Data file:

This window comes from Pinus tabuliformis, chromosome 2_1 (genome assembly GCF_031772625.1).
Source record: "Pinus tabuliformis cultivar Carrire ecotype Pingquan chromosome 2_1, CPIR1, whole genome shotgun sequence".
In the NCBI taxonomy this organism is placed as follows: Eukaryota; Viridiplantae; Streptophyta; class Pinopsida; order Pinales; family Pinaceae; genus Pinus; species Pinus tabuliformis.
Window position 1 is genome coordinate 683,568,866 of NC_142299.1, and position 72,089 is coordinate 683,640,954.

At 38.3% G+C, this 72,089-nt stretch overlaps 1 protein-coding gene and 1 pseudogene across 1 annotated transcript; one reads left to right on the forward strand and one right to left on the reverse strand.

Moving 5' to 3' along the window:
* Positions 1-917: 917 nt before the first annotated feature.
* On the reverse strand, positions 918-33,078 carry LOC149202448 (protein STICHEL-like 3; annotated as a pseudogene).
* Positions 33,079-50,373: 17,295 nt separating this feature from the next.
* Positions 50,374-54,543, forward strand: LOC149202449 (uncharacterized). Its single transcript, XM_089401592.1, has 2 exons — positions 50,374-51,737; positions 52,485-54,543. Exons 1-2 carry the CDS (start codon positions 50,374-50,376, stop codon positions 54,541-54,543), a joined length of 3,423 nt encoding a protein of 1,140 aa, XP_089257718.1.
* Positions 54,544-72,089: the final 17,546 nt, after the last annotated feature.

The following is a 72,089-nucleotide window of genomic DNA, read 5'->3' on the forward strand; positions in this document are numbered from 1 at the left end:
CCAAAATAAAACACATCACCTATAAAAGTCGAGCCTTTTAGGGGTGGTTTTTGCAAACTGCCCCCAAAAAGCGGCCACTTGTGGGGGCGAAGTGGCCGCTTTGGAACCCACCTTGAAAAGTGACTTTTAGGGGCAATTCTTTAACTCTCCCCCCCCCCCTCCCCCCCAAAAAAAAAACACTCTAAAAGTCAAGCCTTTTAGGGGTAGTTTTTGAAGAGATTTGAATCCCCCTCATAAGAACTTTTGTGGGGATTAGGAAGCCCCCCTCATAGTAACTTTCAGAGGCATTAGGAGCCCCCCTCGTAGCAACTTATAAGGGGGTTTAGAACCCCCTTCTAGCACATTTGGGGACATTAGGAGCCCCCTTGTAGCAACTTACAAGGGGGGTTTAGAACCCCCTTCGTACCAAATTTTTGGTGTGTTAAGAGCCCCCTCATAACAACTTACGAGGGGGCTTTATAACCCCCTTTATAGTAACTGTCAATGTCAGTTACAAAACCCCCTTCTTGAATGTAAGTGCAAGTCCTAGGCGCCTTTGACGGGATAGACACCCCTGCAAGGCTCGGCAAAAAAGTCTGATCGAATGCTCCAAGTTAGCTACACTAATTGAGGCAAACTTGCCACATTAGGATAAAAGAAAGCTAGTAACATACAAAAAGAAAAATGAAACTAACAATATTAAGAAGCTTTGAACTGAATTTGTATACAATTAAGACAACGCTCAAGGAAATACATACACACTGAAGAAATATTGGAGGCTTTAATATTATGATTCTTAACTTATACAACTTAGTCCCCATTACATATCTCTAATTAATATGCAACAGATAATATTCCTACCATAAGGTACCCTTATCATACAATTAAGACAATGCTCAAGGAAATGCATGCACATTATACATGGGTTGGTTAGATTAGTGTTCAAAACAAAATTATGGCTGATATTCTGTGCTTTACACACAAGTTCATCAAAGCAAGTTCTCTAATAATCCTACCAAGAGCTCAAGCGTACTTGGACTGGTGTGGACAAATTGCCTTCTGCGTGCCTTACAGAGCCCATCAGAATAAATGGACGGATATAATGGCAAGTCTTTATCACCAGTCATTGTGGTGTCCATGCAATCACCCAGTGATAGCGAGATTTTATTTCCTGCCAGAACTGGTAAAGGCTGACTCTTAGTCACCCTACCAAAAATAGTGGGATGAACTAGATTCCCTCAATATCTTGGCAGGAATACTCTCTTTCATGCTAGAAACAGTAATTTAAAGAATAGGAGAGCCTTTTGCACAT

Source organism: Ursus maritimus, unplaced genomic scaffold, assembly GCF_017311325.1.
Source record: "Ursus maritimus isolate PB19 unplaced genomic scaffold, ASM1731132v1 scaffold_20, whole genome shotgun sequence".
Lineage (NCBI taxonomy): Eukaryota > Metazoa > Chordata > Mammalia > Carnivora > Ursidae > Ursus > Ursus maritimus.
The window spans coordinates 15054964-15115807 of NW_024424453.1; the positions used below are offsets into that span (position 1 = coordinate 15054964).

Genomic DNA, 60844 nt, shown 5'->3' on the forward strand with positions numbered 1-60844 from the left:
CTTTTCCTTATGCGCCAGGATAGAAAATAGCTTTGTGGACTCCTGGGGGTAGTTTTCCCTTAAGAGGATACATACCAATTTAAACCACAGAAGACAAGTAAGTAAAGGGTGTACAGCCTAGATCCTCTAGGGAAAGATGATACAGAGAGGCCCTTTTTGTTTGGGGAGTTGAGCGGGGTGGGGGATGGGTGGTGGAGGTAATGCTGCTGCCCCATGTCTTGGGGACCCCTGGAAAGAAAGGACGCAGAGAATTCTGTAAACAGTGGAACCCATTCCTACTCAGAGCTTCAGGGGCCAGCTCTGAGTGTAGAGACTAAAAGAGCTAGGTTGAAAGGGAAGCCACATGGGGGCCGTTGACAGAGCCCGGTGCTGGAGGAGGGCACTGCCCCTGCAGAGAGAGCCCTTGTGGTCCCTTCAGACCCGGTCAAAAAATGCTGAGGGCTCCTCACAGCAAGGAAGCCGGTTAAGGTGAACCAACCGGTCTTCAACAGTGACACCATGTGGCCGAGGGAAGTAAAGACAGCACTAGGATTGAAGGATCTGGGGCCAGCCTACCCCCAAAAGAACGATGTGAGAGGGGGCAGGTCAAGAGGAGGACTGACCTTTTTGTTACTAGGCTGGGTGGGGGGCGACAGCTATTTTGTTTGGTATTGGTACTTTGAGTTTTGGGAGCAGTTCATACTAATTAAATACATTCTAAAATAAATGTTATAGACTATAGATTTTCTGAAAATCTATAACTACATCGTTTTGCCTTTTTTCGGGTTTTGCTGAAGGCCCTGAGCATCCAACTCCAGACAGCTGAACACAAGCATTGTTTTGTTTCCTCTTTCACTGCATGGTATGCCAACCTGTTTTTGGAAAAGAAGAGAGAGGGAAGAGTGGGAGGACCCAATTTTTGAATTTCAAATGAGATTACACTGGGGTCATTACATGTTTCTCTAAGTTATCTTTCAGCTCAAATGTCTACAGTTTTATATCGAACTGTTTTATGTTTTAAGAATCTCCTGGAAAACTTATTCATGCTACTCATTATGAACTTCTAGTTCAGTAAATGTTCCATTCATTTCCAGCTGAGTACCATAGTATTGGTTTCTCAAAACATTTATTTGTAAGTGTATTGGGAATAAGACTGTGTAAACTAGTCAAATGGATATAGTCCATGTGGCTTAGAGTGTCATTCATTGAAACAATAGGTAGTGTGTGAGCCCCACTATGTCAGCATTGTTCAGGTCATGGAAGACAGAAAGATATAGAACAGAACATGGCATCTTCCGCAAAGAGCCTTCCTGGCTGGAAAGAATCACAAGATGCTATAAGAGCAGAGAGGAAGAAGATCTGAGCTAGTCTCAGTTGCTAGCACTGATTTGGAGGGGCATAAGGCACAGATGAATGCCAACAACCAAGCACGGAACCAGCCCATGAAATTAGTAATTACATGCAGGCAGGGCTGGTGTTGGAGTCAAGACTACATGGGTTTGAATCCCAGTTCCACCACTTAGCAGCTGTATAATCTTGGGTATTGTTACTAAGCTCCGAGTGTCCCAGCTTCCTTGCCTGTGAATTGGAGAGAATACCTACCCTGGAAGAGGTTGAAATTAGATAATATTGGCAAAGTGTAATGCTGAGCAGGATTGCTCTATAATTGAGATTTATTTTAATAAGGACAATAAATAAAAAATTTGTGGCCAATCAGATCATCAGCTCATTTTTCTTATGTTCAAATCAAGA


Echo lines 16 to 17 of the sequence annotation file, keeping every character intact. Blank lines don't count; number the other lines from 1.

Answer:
Lineage (NCBI taxonomy): Eukaryota > Metazoa > Chordata > Mammalia > Carnivora > Ursidae > Ursus > Ursus maritimus.
The window spans coordinates 15054964-15115807 of NW_024424453.1; the positions used below are offsets into that span (position 1 = coordinate 15054964).